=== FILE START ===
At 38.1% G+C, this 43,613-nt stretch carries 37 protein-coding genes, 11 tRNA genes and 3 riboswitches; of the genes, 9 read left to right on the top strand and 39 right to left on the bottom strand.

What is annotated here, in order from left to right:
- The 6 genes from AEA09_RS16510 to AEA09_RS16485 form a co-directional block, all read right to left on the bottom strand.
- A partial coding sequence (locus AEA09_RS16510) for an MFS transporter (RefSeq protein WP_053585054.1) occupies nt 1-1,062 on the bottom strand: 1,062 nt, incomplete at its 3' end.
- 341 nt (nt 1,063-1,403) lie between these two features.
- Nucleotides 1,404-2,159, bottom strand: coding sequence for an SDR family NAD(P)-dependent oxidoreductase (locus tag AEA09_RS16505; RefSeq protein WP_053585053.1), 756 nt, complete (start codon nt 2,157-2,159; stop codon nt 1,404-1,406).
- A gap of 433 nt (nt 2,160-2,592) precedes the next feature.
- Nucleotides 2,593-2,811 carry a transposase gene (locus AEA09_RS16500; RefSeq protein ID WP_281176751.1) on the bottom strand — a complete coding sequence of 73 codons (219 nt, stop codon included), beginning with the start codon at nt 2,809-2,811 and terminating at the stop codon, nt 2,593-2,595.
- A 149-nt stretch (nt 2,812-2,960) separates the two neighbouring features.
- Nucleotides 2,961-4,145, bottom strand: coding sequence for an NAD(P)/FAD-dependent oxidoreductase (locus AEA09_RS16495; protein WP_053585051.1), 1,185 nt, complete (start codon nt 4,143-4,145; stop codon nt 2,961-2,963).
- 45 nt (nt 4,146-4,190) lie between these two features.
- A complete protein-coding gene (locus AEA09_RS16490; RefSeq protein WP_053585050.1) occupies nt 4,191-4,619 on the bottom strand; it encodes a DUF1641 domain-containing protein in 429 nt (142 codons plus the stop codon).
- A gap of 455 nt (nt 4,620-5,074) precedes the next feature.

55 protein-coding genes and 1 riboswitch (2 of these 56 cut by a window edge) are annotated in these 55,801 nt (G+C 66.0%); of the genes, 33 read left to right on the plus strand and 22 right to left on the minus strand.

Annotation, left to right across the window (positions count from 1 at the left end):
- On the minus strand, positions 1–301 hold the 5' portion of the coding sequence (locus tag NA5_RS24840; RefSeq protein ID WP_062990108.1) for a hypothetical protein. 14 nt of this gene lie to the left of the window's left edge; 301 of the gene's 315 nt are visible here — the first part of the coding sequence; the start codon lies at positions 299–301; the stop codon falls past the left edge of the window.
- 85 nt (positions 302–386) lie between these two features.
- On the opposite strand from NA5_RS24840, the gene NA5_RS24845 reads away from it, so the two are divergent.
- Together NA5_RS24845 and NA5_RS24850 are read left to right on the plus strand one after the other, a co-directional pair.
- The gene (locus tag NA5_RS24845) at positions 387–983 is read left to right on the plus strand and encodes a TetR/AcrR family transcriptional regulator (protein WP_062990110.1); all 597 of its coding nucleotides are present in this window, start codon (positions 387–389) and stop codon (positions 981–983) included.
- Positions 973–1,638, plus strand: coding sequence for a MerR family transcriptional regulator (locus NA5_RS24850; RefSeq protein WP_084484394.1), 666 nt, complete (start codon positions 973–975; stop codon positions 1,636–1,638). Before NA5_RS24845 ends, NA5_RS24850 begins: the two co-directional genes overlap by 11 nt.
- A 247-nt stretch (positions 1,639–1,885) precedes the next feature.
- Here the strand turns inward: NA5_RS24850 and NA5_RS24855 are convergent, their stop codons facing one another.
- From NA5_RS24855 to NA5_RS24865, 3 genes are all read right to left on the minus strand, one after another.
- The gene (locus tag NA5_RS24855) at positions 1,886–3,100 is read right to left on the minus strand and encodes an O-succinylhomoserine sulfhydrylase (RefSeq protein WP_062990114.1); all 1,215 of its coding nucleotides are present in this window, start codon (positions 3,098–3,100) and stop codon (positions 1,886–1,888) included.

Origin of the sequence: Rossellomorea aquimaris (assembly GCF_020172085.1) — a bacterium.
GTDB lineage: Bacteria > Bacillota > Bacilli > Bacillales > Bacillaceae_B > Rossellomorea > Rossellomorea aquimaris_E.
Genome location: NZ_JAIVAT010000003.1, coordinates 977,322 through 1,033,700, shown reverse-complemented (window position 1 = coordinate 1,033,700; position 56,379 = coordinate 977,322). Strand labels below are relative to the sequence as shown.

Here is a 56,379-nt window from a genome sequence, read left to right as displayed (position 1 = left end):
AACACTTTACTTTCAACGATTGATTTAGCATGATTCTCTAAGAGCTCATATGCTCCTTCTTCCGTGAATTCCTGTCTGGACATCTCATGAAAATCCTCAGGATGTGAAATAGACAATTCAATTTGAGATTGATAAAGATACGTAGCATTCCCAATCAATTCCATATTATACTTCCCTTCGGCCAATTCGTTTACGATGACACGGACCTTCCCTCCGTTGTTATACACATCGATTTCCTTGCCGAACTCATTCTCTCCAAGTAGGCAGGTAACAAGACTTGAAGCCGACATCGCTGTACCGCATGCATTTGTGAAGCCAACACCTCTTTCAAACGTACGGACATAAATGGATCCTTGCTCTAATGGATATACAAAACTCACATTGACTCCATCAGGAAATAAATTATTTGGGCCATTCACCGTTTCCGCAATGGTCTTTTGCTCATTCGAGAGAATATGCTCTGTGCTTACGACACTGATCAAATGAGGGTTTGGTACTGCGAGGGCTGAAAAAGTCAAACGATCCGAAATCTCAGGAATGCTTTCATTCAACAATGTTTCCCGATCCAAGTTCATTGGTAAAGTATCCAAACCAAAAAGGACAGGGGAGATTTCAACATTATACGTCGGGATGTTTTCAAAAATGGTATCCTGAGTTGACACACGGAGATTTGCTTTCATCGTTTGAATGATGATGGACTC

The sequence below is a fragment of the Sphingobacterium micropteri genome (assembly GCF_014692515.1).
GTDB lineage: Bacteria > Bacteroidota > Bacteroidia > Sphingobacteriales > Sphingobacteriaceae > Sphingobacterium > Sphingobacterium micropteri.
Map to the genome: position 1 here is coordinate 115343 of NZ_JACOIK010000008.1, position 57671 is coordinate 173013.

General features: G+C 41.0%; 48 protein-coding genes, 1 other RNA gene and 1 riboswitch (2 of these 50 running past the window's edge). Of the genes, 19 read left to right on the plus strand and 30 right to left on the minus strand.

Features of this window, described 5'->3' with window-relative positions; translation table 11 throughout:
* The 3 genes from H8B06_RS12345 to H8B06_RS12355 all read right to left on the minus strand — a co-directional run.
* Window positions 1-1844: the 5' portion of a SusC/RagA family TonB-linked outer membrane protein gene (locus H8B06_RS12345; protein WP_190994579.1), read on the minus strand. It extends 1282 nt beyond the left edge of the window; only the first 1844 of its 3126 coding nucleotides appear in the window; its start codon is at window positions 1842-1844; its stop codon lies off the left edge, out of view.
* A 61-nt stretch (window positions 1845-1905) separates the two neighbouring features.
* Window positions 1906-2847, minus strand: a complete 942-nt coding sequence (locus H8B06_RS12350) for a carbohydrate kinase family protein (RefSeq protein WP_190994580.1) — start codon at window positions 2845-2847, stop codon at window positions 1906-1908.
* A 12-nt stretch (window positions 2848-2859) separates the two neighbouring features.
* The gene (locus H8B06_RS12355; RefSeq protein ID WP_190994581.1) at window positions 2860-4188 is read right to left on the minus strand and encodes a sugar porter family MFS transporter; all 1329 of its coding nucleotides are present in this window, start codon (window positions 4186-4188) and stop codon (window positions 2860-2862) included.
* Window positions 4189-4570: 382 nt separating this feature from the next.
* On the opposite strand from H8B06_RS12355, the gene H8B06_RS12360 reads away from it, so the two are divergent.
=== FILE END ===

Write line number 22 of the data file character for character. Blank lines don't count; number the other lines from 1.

- A 247-nt stretch (positions 1,639–1,885) precedes the next feature.